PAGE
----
Barbados is being unfairly labelled as a tax haven, Prime Minister Freundel Stuart said last weekend while in Toronto for the sixth annual Errol Barrow memorial dinner organized by the Democratic Labour Party’s (DLP) Canadian chapter.
Last April, the Washington-based International Consortium of Investigative Journalists revealed that it received an unprecedented leak of documents containing financial information from about 120,000 offshore bank accounts, including 450 held by Canadian residents.
Dennis Howlett, executive director of the lobby group, Canadians for Tax Fairness, said the top tax havens for Canadians include Barbados. His group estimates Canada is losing $7-$10 billion a year to tax evasion.
Stuart said Barbados, which has a double tax treaty with Canada that was signed in 1989, is a low tax jurisdiction and very clear domicile with effective and transparent regulatory mechanisms.
“The entire international and business financial services sector is premised on the perception of investors that they should invest where it’s most beneficial to them tax wise,” Stuart said at a press conference last Saturday. “The international business sector has evolved on that understanding.
“When we get in our jurisdictions and boast how well our international business and financial sectors are doing, we overlook the fact that our gain is somebody else’s loss. On-shore countries like Canada, the United States and the United Kingdom are prepared to listen to our boast without taking any action as long as their own economies are doing as well as they want them to do.
“It just happens that, at this time, the world is going through its worst crisis in 100 years and countries great and small, rich and poor are feeling the effects of that crisis. So it has forced some of the on-shore jurisdictions to look inward and to see where the haemorrhage from their revenues is taking place. Frankly, the off- shore sector has been an easy target and Barbados and other off-shore jurisdictions have had to be constantly defending themselves against the attribution of unflattering labels like being a ‘tax haven’. The slander continues and we have tried to meet these accusations head-on and try to protect our reputation.”
Stuart addressed a wide range of issues, including his government’s decision that Barbadian students pursuing first degrees at the University of the West Indies will have to make a monetary contribution to their post-secondary education.
“Barbadian students have been paying for the cost of their Master’s and other undergraduate degrees,” he said. “What the policy that has been attracting attention relates to are persons doing their first undergraduate degree. What we are basically saying is that if it costs a student $100 to do their undergrad degree, that cost is divided into economic costs and tuition fees. We looked at both of them and it turned out that the economic costs were four times as much as the tuition fees. We have taken a decision that the government will carry the bulk of the costs and pay $80 out of that $100 and ask the student to come up with just the $20 to his or her own education.
“We have also made it very clear that we will be putting mechanisms in place that provides students with access to student loans through our Student Revolving Loan Fund (SRLF) which, by its very existence, should indicate that the Barbados government never contemplated there would be any circumstances under which students wouldn’t have to borrow money for their education.”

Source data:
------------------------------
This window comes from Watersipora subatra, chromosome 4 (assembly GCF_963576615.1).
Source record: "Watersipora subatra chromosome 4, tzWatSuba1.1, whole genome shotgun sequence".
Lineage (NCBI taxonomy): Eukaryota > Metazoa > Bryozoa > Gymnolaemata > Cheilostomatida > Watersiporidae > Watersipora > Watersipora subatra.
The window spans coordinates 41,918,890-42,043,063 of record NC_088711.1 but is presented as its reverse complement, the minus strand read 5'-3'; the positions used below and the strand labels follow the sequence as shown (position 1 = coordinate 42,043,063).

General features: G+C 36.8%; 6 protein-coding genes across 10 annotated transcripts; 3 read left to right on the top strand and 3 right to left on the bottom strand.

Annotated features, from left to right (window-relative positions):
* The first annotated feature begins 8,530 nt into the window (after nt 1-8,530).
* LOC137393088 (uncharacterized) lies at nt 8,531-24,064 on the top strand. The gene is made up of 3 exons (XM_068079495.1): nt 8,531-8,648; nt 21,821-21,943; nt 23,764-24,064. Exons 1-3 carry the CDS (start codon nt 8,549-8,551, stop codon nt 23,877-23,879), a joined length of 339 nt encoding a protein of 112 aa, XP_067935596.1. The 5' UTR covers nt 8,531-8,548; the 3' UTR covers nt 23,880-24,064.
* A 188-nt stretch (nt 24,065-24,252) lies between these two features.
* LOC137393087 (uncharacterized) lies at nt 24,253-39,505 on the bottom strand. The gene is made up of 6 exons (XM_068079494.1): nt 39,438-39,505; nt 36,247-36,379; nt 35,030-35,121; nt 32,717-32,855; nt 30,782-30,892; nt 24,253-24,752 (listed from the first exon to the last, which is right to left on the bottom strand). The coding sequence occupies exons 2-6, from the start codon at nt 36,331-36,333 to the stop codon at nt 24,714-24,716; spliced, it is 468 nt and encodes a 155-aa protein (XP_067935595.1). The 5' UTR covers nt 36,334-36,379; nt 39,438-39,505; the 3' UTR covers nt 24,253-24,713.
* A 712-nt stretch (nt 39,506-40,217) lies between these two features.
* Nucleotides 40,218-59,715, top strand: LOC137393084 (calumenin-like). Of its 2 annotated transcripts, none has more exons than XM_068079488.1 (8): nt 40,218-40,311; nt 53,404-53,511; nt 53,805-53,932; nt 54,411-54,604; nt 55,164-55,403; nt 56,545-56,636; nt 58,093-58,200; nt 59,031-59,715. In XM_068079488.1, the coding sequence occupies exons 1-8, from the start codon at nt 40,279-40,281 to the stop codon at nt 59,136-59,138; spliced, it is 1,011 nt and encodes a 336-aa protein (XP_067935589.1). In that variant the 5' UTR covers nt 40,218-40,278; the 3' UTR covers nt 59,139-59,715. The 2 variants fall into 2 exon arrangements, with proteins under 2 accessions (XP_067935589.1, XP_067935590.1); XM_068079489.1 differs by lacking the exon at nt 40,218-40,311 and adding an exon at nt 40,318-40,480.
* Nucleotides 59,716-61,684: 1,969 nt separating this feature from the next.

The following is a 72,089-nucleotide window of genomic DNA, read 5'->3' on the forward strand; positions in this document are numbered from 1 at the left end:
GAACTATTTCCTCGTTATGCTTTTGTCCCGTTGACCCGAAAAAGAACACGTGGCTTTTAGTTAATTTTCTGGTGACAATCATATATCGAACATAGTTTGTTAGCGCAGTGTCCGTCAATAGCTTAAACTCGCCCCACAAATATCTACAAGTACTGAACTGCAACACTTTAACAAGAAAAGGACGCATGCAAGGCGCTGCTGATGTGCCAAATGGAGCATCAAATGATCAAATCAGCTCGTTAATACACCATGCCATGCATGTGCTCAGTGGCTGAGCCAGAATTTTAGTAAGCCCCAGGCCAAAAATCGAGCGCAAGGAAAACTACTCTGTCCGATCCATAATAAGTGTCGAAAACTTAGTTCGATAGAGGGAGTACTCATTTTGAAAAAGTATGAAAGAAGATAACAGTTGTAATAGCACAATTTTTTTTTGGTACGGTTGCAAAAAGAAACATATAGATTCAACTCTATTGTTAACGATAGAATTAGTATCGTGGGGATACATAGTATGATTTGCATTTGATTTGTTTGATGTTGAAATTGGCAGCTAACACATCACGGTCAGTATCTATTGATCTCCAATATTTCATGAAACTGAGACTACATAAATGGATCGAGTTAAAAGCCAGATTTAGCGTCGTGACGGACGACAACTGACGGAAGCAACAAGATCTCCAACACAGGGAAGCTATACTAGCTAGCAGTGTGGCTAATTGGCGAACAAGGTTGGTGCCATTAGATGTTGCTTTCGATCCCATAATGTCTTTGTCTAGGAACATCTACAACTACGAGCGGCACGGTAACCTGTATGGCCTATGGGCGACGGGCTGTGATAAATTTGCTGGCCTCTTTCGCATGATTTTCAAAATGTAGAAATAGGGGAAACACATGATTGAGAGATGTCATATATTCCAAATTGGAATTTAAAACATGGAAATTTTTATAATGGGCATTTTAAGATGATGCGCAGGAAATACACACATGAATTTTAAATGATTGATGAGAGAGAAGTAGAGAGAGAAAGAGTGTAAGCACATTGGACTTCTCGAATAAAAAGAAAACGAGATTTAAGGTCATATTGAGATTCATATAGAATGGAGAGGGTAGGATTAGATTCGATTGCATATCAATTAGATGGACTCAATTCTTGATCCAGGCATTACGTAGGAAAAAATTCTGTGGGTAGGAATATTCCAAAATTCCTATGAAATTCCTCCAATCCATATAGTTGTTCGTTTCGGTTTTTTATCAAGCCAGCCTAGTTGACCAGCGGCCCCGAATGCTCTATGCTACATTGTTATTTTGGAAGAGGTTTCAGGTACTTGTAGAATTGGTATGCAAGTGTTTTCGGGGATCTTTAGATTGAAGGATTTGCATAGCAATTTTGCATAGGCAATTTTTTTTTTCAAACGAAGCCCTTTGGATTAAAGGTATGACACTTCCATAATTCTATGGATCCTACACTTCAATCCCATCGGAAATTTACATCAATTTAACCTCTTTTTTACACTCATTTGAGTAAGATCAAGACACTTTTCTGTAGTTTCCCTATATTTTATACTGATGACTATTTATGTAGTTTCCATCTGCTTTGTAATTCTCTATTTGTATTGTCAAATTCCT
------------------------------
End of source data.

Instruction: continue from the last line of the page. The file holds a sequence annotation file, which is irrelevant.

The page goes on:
Stuart, who accessed the SRLF to attend the Hugh Wooding Law School, said the government would welcome scholarships from nationals or associations in Canada and the rest of the Diaspora.
“We are still committed to ensuring that we maximize the development of our human capital,” he said. “We believe that the best way to develop that human capital is through the expansion of educational opportunities. If there are means and ways in which we can get more scholarships from the Diaspora and wherever it can be found, we will be quite willing to accept them.”
Just days before coming to Toronto, Stuart was in Trinidad & Tobago for the CARICOM bureau meeting.
He said the regional organization established in 1973 to primarily promote economic integration and co-operation among its members, is alive and well.
“I am not one of them who believe that CARICOM is on its death bed with any death rattle in its throat,” he said. “I think it has been functioning quite effectively. I think the people of the Caribbean today are more closely integrated than at any other time in the region’s history and the mechanisms are working better than at any other period.”
Stuart heads the CARICOM Reparations Commission formed after the region’s leaders, at their meeting last July, agreed to set up a body to explore compensation from Europe for the enslavement and genocide of Africans during the slave trade.
“This is not intended to be diplomacy of protest,” said Stuart who is Barbados’ seventh prime minister. “It will be diplomacy of engagement. It’s recognized that our societies in the region have not benefitted from the slave experience…We are just trying to frame the agreement for a meaningful discussion on the issue to make sure it’s not mishandled.”
This is the third straight year that Stuart has attended the DLP fundraiser that honours the memory of Barrow who co-founded the party, trained with the Royal Air Force in the Maritimes and was conferred with an honorary doctorate of Civil Law by McGill University in 1966, the same year he led his country to independence and became his country’s first prime minister.
He died in 1987 at age 67.
“Barrow imbued us with a sense of national pride and that’s the legacy I value of him,” added Stuart.